Tech Layoffs Continue In 2023: Companies Sacked 1,600 IT Workers A Day In Jan & More To Come
Employee layoffs continued into the new year majorly by the Indian startups as well as some big firms. According to the figures depicted by one of the sites named layoff.fyi which keeps a record of job cuts, January 2023 witnessed layoffs of 25,436 employees by approximately 101 Indian startups. As per the data provided by the same site, an average of 1600 tech employees are fired per day in India and globally this year.
Moreover, 2022 is seen as the worst year of the decade for tech employees as around 154,336 employees were fired by approximately 1,024 tech companies which include both startups as well as big companies. Most of the employees were from tech firms related to finance, retail, consumer, and transportation. The peak of the layoffs was witnessed in the month of November 2022 wherein approximately 51,800 employees were fired across 2,017 companies in India and globally.
It was during the time of the Covid-19 pandemic in Q2 CY2020 that the numbers trespassed at these levels when around 428 tech firms laid off around 60,000 employees. Subsequently, the layoffs narrowed down to a minimal level, however, again the situation became alarming since Q1 2022 without any signs of slowing down as per the records shared by the layoff.fyi data. Stirring upon the current situation of January, many of the major startups such as Dunzo, Sharechat, Rebel Foods, Captain Fresh, BharatAgri, Ola, DeHaat, Skit.ai, Coin DCX, LEAD School, Bounce, Cashfree have fired hundreds of employees.
Bhargavi V., co-founder, and partner at Java Capital states that the company owners are already aware of the potential economic challenges and thus startups are implementing their retrenchment strategies to help them to survive in the coming months of 2023. She also believes that in the coming year, there are chances of more shutdowns with no proper solutions and deteriorated financial affairs.
The front-runner in the layoff process has been the Bangalore-based firm, Google-backed Mohalla Tech Pvt Ltd, which governs the social media site ShareChat and short video platform Moj, as it fired around 600 of its employees. The reason cited was mainly due to the prominent external elements affecting costs and the accessibility of capital expenditure. The firm cut down its workforce by approximately around 20% as per the recent score. The company also closed its fancy sports pavilion Jeet11, which consisted of around 15 employees in December.
Dunzo is another Google-backed startup that followed the job cut pattern in early 2023. The company fired 3% or around 90 employees in its retrenchment process. The major effect was on the recruitment force from the product and supply chain. It was reported by one of the informed persons working at Dunzo that a few senior developers and no less than two directors of engineering have been laid off by the firm. Due to the economic deflation faced by several startups, recently on Monday, 250 to 100 employees were fired by Dunzo and ShareChat. The same decision is opted by one of the leading cab companies, Ola as the firm fired around 200 employees last week.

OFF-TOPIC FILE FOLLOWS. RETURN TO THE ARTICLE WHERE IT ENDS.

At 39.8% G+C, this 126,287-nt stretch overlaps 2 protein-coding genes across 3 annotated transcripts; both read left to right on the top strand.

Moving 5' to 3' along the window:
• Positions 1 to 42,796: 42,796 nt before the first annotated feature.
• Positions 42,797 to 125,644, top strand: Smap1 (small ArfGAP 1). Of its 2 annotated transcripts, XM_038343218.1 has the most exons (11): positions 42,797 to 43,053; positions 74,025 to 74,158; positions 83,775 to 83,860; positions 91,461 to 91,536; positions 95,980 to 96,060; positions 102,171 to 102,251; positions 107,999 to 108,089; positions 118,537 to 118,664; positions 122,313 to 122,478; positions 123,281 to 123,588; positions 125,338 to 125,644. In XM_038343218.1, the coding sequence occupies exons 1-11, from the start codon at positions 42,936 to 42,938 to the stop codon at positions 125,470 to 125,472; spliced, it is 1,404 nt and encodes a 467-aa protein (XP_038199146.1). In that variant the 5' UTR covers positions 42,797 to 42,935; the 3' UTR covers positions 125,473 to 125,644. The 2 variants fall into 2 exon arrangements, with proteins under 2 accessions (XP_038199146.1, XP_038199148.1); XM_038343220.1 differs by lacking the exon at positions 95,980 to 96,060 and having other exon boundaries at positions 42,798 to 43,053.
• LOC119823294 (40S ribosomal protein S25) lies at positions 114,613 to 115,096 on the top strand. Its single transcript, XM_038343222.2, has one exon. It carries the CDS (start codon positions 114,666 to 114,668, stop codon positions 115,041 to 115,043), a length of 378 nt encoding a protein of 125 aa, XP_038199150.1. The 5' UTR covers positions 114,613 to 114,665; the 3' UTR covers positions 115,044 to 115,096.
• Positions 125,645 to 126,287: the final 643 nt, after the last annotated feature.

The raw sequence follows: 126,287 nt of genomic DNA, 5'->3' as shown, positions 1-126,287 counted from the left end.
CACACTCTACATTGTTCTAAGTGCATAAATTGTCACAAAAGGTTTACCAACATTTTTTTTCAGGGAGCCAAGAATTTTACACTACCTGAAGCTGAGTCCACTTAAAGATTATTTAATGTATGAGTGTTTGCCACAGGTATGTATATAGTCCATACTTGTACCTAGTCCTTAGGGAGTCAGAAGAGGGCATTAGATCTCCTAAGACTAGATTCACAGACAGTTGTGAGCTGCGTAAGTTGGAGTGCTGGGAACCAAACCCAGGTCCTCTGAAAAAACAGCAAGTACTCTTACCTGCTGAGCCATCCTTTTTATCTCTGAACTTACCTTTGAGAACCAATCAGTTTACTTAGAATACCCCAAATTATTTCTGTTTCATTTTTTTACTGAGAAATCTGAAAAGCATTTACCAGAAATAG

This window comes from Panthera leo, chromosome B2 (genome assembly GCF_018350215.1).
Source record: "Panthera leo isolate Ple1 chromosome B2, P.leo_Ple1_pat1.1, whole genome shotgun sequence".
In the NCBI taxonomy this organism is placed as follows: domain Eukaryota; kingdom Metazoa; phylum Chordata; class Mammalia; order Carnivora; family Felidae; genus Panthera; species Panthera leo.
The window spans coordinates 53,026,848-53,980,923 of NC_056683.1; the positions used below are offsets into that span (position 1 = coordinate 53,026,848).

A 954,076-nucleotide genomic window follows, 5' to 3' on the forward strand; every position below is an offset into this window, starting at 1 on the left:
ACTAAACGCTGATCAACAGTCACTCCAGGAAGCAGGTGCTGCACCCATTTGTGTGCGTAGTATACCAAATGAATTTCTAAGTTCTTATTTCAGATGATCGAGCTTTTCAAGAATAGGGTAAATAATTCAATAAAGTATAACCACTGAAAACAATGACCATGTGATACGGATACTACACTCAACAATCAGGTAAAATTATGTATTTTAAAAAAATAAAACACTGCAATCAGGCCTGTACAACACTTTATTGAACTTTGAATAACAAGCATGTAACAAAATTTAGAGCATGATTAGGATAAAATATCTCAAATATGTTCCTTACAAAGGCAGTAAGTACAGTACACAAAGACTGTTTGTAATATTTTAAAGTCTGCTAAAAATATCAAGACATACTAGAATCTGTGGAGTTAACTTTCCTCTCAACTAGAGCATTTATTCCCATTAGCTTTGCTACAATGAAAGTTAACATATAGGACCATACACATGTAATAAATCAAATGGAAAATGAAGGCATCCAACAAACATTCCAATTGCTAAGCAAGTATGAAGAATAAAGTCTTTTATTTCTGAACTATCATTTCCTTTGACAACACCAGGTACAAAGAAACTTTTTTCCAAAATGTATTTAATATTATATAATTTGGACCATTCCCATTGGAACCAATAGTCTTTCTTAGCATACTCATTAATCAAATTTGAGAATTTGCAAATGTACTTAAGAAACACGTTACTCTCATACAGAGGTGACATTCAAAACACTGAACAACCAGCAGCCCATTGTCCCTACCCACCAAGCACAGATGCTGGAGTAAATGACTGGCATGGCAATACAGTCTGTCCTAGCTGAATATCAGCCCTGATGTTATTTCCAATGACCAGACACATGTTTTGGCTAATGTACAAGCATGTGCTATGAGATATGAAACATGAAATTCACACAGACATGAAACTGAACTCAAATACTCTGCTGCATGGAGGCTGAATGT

Many Edtech companies such as LEAD followed the sackings in 2023, even when the company had already fired 100 of its employees in August, it again sacked around 60 of its employees from its product and also tech groups in its second cost reduction program, proving itself as newest edtech performing curtailment methods to keep costs in check.
Another instance of layoffs by the UpGrad-owned Harappa Education which fired around 35% of its workforce or approximately 70 employees. Moreover, as per the information from the human resource department, there is a probability of more sackings at the company. One more instance of Relevel by Unacademy has sacked 20% of its workforce i.e. around 40 employees until now in 2023, mainly due to its inclination towards NextLevel which is their test product app.
Talking about the retrenchment process, the dominant E-commerce, Amazon has fired around 1,000 staff from India and also declared that it would slash around 18,000 roles due to unresolved economic situations. However, the positive impact has been predicted around mid-2023 by FE. As per the reports in December, the layoffs are likely to narrow down in mid-2023 and the digital market space would strive to expand its growth.
The workforce of the Indian startups is still perceived to be high even after 25-30 % of termination as stated by Sekhar Garisa, the CEO of FoundIt (formerly Monster India) which implies that even if they slash their jobs many will continue to recruit. Moreover, around 5,00,000 job listings are from the recruitment platforms of tech startups. Compared with the pre-covid period, the remunerations and incentives have remained steady.
Nevertheless, in the year 2022, the layoffs comprised about a sum of about 17,000 employees carried out by the Big tech companies as well as the startups in India which were majorly due to the fact that the firms were unable to cope with their uncertain economic conditions making these companies unable to raise decisive funds amid the cash crunch.
The highly distressed repercussions of the job cuts can be seen in the consumer internet section. The worst affected startups can be found in edtech, fintech, hyperlocal delivery, insurtech, content and gaming, logistics, and online commerce. Majorly, edtech is the worst afflicted as per the records as 14 edtech startups fired 6,898 employees in 2022.
edited and proofread by nikita sharma